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Exercise-Induced Bronchospasm (Introduction)
Many athletes complain of breathing problems during exercise. Some problems can
occur under any circumstances; some are specific to exercise.
Good treatment for exercise-induced bronchospasm is available.
Exercise-Induced Asthma, Exercise-Induced Bronchospasm (EIB)
Many people suffer from asthma, or spasm of the air passages. The classic
definition of asthma used to be “reversible airway obstruction,” implying that
the spasm or obstruction of the air passages could be helped with medicines. The
extent to which a lung problem could be reversed with medication reflected the
degree of spasm.
Modern thinking has it that in addition to pure spasm, some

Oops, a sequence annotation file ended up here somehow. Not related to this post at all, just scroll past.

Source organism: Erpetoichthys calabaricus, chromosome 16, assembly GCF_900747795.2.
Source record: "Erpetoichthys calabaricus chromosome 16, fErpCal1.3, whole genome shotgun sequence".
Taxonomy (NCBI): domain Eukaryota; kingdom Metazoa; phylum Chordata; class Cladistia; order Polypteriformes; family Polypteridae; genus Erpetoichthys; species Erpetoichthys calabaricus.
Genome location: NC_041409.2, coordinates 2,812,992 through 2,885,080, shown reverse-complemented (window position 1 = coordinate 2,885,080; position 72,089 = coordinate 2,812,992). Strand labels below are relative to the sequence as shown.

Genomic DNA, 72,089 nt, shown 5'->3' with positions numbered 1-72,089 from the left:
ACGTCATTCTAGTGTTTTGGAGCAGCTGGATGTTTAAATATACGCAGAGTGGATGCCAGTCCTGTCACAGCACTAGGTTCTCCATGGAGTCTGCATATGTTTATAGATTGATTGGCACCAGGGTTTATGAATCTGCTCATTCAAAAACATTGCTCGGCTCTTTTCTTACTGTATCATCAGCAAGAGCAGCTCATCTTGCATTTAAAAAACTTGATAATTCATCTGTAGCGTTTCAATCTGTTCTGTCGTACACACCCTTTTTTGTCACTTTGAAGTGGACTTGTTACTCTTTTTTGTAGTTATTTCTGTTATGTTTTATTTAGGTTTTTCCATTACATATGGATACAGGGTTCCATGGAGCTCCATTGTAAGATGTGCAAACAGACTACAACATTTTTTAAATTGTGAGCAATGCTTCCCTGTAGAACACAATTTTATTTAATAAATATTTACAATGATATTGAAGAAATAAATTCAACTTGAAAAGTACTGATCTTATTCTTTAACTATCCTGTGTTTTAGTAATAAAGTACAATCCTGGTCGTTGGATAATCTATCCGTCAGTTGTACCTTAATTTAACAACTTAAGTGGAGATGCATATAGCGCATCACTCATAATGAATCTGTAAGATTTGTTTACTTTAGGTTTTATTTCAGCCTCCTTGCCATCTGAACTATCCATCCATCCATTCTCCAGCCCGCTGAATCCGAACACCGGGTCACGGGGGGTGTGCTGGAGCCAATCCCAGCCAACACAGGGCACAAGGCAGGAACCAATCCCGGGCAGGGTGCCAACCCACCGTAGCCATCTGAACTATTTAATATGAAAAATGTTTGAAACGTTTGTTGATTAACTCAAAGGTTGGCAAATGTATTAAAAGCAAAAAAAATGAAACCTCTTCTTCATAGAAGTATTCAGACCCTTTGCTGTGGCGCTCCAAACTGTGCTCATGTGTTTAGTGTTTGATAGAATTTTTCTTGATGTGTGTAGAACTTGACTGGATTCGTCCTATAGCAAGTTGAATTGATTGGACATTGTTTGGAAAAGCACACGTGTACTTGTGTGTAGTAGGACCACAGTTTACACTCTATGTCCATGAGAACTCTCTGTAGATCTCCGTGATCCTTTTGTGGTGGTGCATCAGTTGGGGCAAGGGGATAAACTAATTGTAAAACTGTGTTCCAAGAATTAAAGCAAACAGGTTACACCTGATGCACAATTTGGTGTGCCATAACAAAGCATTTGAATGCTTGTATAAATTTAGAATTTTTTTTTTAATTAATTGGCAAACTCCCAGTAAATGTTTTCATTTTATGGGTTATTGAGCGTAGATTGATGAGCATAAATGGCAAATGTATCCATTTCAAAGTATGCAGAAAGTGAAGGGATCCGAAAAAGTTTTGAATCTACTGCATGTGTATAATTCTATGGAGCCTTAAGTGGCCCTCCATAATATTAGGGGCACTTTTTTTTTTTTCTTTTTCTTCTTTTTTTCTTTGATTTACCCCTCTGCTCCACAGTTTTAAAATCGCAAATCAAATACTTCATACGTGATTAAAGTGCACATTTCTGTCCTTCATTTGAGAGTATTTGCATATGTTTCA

mucous-producing obstruction is involved.
It is now known that some effects of asthma on lung
function are irreversible in patients with long-standing disease.
Many individuals are aware that wheezing is the
hallmark symptom of asthma. Cough, however, is the most common feature of this
problem. Chest tightness is a frequent symptom.
Asthma shares the gene that predisposes a person to hay fever, allergic rhinitis
(a nose condition), eczema (a skin condition), and migraine. When one or more of
these medical problems runs in your family, you are more likely to have asthma,
especially asthma made worse by allergies.
Many people have asthma as a child and “grow out of it.” Others have mild
symptoms related to their underlying tendency toward asthma—they may be aware
that they wheeze only with a cold or the flu, or that their colds last longer
than other people’s.
Cold, exercise, dry air, and pollution are other factors that tend to bring on
or worsen asthma. A cyclist often faces one or more of these exacerbants when
riding. Many racers have problems with exercise-induced asthma, or
exercise-induced bronchospasm (EIB). These terms are commonly used
interchangeably. EIB affects perhaps as many as one-third of all racers and